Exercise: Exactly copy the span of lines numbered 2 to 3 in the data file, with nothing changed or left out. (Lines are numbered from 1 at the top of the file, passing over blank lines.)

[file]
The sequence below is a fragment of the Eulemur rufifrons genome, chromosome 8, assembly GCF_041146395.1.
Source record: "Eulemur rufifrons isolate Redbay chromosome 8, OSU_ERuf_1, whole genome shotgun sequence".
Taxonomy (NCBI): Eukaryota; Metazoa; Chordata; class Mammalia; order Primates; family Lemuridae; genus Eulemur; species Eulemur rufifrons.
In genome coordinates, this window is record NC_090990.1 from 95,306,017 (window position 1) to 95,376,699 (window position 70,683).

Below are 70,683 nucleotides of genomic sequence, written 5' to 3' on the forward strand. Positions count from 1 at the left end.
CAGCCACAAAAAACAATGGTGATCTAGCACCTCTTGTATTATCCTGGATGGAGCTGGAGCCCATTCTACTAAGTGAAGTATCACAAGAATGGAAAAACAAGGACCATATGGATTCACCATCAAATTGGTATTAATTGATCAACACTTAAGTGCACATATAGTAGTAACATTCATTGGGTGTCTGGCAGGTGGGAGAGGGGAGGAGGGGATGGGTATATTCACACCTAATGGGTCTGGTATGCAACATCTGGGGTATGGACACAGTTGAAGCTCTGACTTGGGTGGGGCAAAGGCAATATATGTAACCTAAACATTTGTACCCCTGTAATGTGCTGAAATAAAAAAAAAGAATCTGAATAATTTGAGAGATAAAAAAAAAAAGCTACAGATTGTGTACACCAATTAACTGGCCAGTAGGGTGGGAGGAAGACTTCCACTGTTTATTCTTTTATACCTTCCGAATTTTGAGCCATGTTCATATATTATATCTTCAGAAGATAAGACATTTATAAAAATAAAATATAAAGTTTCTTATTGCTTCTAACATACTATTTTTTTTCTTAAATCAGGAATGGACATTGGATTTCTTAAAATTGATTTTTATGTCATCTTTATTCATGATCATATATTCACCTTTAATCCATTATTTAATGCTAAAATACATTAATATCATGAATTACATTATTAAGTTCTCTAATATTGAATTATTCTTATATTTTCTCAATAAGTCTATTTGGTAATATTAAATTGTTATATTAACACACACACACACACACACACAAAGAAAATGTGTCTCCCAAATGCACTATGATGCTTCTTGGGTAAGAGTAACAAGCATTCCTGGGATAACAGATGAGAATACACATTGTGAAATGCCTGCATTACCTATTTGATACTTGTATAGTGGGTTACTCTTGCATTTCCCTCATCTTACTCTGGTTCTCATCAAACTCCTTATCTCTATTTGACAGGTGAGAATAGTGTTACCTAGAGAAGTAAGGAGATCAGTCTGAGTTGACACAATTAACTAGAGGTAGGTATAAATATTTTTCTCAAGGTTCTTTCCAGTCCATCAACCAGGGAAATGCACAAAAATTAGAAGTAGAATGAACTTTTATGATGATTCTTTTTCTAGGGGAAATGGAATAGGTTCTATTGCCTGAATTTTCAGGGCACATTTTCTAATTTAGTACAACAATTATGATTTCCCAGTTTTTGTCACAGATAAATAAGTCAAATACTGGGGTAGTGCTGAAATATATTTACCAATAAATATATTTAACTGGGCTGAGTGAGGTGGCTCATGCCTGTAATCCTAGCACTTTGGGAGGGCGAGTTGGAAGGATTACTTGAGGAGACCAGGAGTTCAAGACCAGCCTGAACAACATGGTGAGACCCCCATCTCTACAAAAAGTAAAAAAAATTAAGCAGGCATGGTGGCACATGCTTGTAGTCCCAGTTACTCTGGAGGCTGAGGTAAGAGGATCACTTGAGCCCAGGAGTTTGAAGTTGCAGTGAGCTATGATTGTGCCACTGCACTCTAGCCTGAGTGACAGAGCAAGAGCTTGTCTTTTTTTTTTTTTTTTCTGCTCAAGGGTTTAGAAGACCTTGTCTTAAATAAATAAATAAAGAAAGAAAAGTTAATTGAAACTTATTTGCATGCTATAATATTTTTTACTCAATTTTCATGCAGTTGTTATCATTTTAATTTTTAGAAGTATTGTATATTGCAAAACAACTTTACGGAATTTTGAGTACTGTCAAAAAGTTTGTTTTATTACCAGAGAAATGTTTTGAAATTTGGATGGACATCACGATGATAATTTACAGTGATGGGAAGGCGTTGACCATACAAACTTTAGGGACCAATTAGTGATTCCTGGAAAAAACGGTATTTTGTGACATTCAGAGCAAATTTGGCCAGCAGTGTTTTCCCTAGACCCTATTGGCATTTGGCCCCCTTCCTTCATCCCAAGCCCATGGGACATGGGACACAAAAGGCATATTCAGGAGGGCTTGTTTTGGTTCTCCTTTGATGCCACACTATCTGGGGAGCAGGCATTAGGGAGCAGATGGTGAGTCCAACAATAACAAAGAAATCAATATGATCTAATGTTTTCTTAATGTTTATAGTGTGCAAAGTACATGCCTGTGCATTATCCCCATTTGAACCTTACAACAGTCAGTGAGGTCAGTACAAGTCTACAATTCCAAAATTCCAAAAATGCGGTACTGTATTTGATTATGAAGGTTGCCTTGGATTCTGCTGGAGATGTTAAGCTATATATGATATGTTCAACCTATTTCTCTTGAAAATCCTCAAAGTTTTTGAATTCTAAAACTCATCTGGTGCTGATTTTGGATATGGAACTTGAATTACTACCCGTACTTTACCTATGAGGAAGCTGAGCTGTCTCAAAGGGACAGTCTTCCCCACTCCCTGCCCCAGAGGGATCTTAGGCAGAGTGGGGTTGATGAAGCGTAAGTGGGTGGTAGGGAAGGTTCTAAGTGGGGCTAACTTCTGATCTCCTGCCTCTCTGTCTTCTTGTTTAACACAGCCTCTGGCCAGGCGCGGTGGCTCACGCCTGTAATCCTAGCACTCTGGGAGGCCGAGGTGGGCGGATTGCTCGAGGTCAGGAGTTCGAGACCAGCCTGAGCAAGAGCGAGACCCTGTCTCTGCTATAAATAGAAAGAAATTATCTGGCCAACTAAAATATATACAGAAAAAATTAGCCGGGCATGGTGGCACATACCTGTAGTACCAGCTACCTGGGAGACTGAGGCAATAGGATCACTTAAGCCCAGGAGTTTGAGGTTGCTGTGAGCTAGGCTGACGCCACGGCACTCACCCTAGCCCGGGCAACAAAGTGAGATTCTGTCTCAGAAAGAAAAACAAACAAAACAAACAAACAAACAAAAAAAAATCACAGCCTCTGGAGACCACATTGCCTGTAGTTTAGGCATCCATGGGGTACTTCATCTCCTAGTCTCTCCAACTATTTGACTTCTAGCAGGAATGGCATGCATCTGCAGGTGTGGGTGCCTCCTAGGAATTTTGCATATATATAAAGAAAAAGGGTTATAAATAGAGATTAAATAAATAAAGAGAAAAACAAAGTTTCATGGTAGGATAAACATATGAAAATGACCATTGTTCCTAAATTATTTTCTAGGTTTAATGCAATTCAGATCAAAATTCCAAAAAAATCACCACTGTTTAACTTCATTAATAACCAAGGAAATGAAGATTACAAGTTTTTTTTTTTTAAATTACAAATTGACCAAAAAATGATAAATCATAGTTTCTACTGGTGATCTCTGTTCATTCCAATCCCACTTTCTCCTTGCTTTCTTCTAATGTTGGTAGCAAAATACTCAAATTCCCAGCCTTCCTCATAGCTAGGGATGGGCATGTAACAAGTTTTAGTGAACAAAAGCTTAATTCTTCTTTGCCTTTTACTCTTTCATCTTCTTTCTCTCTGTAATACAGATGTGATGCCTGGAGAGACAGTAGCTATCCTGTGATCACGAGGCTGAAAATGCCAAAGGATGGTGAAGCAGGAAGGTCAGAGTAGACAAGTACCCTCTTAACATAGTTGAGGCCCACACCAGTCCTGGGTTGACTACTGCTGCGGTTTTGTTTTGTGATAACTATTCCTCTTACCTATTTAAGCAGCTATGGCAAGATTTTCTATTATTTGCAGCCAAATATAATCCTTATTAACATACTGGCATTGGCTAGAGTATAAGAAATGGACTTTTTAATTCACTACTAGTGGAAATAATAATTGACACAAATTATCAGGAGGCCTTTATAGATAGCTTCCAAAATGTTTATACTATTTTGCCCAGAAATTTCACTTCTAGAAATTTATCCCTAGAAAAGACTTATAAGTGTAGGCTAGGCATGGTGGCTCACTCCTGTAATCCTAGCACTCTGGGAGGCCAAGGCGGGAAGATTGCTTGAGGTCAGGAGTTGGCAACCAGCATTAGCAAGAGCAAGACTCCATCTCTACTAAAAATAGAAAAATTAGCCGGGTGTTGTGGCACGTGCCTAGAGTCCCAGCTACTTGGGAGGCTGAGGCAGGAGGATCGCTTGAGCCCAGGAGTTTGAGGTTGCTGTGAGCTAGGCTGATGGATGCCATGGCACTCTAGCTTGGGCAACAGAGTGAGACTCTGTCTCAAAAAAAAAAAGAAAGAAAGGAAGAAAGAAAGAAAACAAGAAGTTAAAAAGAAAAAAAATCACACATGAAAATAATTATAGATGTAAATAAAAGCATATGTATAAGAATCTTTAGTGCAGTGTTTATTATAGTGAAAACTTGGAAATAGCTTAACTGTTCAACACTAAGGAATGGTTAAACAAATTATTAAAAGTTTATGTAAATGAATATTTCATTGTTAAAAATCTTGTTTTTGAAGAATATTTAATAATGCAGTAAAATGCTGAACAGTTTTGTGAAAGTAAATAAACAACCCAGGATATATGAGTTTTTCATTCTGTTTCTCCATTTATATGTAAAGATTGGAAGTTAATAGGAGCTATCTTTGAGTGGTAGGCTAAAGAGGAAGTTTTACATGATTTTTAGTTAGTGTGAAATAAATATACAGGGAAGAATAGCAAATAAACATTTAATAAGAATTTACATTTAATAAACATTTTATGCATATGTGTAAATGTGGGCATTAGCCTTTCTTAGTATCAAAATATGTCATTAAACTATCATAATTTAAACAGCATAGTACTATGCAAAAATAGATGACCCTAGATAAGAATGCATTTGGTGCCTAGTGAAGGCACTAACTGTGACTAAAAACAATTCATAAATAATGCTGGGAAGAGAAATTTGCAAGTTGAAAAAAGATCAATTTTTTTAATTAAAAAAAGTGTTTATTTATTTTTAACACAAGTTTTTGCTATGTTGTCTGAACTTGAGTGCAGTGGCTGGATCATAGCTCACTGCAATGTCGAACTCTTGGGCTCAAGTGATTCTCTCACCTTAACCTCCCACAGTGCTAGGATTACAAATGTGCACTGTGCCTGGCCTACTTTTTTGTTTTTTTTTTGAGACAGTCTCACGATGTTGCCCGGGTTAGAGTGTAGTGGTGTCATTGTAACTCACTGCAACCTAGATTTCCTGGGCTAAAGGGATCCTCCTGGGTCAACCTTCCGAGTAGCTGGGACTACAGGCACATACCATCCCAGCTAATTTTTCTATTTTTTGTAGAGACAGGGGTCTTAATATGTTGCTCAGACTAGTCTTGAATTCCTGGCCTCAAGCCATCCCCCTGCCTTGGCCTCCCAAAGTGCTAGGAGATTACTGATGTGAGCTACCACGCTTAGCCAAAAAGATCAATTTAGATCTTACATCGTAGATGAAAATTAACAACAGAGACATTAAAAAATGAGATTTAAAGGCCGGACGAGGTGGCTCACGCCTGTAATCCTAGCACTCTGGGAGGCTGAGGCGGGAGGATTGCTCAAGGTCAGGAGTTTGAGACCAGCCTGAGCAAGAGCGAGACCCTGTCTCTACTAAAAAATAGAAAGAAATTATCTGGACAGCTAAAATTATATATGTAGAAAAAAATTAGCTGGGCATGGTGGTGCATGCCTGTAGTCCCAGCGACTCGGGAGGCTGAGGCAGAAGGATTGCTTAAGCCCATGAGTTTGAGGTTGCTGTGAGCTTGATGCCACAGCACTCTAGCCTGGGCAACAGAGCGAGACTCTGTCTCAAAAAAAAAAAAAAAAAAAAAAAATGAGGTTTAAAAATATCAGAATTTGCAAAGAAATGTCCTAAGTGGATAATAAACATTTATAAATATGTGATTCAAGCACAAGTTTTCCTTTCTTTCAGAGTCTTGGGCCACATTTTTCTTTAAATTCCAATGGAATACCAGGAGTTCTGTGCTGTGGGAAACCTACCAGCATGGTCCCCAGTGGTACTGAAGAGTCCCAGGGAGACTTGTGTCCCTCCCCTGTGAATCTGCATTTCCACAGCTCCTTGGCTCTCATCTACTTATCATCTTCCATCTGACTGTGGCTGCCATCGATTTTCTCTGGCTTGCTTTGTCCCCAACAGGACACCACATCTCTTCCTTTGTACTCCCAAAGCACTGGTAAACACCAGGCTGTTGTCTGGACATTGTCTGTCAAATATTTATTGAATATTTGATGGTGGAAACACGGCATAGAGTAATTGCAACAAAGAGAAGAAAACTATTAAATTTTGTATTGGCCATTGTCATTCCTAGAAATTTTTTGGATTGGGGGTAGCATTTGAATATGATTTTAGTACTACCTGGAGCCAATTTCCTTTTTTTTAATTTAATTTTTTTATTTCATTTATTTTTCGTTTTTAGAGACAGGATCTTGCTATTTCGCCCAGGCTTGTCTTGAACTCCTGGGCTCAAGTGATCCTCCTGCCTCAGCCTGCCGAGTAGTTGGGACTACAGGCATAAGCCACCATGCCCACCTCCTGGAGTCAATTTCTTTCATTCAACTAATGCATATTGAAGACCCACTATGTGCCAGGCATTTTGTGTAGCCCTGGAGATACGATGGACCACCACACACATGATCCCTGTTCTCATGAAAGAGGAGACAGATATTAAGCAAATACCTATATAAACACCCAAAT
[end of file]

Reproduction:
Source record: "Eulemur rufifrons isolate Redbay chromosome 8, OSU_ERuf_1, whole genome shotgun sequence".
Taxonomy (NCBI): Eukaryota; Metazoa; Chordata; class Mammalia; order Primates; family Lemuridae; genus Eulemur; species Eulemur rufifrons.